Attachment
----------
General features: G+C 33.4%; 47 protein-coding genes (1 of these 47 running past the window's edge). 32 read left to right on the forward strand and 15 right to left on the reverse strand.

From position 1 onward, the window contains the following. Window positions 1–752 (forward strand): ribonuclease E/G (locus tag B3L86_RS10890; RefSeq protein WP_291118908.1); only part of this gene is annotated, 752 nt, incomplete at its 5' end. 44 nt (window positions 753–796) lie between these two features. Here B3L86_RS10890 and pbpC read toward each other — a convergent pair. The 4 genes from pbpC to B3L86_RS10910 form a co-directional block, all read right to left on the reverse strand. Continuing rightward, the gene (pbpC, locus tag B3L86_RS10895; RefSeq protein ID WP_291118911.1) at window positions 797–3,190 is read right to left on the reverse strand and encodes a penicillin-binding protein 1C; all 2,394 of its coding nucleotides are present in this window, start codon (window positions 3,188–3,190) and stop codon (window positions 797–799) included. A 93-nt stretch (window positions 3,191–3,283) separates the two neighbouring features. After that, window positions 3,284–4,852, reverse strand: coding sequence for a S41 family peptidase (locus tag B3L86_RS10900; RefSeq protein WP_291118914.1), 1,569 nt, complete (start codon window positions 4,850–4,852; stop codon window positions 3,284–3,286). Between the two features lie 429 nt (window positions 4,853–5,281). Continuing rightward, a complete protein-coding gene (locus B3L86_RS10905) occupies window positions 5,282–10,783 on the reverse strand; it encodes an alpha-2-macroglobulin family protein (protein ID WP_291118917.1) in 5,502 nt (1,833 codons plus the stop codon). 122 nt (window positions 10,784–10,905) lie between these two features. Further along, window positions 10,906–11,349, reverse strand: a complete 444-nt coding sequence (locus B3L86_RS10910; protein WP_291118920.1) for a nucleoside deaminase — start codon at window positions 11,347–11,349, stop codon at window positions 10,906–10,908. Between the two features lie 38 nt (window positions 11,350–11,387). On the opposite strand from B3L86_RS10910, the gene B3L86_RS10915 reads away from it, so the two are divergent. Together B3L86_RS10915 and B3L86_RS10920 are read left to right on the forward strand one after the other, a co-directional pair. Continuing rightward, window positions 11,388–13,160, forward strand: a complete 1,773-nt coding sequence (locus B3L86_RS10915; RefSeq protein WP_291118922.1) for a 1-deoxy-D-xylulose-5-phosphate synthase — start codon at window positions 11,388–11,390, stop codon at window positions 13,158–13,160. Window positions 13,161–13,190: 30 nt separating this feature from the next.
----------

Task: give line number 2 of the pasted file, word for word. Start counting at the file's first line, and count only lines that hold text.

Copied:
From position 1 onward, the window contains the following. Window positions 1–752 (forward strand): ribonuclease E/G (locus tag B3L86_RS10890; RefSeq protein WP_291118908.1); only part of this gene is annotated, 752 nt, incomplete at its 5' end. 44 nt (window positions 753–796) lie between these two features. Here B3L86_RS10890 and pbpC read toward each other — a convergent pair. The 4 genes from pbpC to B3L86_RS10910 form a co-directional block, all read right to left on the reverse strand. Continuing rightward, the gene (pbpC, locus tag B3L86_RS10895; RefSeq protein ID WP_291118911.1) at window positions 797–3,190 is read right to left on the reverse strand and encodes a penicillin-binding protein 1C; all 2,394 of its coding nucleotides are present in this window, start codon (window positions 3,188–3,190) and stop codon (window positions 797–799) included. A 93-nt stretch (window positions 3,191–3,283) separates the two neighbouring features. After that, window positions 3,284–4,852, reverse strand: coding sequence for a S41 family peptidase (locus tag B3L86_RS10900; RefSeq protein WP_291118914.1), 1,569 nt, complete (start codon window positions 4,850–4,852; stop codon window positions 3,284–3,286). Between the two features lie 429 nt (window positions 4,853–5,281). Continuing rightward, a complete protein-coding gene (locus B3L86_RS10905) occupies window positions 5,282–10,783 on the reverse strand; it encodes an alpha-2-macroglobulin family protein (protein ID WP_291118917.1) in 5,502 nt (1,833 codons plus the stop codon). 122 nt (window positions 10,784–10,905) lie between these two features. Further along, window positions 10,906–11,349, reverse strand: a complete 444-nt coding sequence (locus B3L86_RS10910; protein WP_291118920.1) for a nucleoside deaminase — start codon at window positions 11,347–11,349, stop codon at window positions 10,906–10,908. Between the two features lie 38 nt (window positions 11,350–11,387). On the opposite strand from B3L86_RS10910, the gene B3L86_RS10915 reads away from it, so the two are divergent. Together B3L86_RS10915 and B3L86_RS10920 are read left to right on the forward strand one after the other, a co-directional pair. Continuing rightward, window positions 11,388–13,160, forward strand: a complete 1,773-nt coding sequence (locus B3L86_RS10915; RefSeq protein WP_291118922.1) for a 1-deoxy-D-xylulose-5-phosphate synthase — start codon at window positions 11,388–11,390, stop codon at window positions 13,158–13,160. Window positions 13,161–13,190: 30 nt separating this feature from the next.